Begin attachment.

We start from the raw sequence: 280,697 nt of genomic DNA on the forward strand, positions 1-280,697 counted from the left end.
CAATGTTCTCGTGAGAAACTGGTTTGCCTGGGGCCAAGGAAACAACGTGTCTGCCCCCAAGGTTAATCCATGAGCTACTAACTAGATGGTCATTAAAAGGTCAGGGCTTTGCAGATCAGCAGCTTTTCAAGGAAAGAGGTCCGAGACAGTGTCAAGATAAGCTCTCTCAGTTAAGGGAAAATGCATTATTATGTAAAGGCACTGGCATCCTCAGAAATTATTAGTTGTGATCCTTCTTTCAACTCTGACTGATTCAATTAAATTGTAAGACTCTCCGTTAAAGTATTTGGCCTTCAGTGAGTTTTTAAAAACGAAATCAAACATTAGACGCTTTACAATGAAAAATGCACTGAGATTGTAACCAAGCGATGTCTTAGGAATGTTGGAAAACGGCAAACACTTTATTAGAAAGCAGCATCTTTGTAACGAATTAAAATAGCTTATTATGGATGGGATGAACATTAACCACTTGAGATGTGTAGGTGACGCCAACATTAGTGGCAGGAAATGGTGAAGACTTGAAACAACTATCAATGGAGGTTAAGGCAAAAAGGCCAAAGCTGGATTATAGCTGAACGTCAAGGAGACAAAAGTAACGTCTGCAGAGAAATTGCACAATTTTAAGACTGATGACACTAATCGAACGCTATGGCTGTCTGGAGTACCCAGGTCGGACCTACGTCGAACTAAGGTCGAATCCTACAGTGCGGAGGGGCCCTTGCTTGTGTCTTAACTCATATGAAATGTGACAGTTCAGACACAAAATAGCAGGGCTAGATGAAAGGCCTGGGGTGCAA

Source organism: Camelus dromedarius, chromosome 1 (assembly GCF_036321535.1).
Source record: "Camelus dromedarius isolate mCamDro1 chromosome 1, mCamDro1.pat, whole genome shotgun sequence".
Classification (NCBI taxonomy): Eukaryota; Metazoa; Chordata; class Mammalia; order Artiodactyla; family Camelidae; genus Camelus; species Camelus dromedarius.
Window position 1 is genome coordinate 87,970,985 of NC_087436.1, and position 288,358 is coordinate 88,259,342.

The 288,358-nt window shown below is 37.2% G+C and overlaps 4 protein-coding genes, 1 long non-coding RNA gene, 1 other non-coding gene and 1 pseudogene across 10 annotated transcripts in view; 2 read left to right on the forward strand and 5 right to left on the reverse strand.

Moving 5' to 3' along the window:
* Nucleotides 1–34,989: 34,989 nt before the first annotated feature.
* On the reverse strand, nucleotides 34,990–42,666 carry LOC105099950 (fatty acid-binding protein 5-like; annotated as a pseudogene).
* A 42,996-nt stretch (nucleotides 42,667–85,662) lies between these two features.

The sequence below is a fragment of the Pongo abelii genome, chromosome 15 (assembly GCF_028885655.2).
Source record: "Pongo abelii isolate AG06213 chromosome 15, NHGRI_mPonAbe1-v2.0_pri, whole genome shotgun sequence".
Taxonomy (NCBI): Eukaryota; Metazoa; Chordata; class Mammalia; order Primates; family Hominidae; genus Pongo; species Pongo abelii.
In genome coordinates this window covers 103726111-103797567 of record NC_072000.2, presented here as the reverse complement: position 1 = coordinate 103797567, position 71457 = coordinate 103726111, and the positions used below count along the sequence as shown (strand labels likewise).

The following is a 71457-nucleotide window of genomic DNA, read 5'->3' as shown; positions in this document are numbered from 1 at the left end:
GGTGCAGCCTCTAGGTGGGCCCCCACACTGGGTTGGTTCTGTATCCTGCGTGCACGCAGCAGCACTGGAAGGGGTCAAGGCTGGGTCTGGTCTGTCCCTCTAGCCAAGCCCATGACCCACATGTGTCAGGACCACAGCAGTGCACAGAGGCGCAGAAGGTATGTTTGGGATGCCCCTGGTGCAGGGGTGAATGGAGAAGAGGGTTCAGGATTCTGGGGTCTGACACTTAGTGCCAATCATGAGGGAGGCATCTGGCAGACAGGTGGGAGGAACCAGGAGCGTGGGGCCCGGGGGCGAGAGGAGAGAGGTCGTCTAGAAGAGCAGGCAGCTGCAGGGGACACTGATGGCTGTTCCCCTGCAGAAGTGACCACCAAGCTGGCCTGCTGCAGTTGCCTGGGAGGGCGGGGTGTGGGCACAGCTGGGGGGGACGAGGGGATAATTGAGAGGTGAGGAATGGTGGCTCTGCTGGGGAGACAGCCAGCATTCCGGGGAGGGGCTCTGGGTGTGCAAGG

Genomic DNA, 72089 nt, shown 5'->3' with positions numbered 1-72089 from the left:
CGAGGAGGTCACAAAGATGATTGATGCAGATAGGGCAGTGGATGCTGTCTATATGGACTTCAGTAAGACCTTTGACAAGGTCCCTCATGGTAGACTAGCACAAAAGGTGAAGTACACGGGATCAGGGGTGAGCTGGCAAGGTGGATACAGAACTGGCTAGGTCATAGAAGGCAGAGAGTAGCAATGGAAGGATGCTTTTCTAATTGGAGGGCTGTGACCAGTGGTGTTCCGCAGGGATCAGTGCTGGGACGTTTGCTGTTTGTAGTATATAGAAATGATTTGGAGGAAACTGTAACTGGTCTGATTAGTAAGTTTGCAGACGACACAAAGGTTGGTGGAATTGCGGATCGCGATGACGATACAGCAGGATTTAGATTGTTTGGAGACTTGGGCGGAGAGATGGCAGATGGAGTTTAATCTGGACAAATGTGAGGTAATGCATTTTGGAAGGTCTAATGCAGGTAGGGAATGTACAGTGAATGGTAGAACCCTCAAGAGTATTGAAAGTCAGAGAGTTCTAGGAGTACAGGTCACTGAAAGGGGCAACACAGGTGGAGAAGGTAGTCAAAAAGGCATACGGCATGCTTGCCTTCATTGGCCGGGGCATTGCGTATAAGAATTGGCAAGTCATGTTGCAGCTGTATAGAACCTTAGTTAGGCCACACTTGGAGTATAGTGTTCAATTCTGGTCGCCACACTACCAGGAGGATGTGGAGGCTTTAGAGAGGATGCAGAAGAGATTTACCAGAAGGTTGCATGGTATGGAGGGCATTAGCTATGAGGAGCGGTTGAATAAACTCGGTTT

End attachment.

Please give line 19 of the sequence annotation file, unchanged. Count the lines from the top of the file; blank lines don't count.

CGAGGAGGTCACAAAGATGATTGATGCAGATAGGGCAGTGGATGCTGTCTATATGGACTTCAGTAAGACCTTTGACAAGGTCCCTCATGGTAGACTAGCACAAAAGGTGAAGTACACGGGATCAGGGGTGAGCTGGCAAGGTGGATACAGAACTGGCTAGGTCATAGAAGGCAGAGAGTAGCAATGGAAGGATGCTTTTCTAATTGGAGGGCTGTGACCAGTGGTGTTCCGCAGGGATCAGTGCTGGGACGTTTGCTGTTTGTAGTATATAGAAATGATTTGGAGGAAACTGTAACTGGTCTGATTAGTAAGTTTGCAGACGACACAAAGGTTGGTGGAATTGCGGATCGCGATGACGATACAGCAGGATTTAGATTGTTTGGAGACTTGGGCGGAGAGATGGCAGATGGAGTTTAATCTGGACAAATGTGAGGTAATGCATTTTGGAAGGTCTAATGCAGGTAGGGAATGTACAGTGAATGGTAGAACCCTCAAGAGTATTGAAAGTCAGAGAGTTCTAGGAGTACAGGTCACTGAAAGGGGCAACACAGGTGGAGAAGGTAGTCAAAAAGGCATACGGCATGCTTGCCTTCATTGGCCGGGGCATTGCGTATAAGAATTGGCAAGTCATGTTGCAGCTGTATAGAACCTTAGTTAGGCCACACTTGGAGTATAGTGTTCAATTCTGGTCGCCACACTACCAGGAGGATGTGGAGGCTTTAGAGAGGATGCAGAAGAGATTTACCAGAAGGTTGCATGGTATGGAGGGCATTAGCTATGAGGAGCGGTTGAATAAACTCGGTTT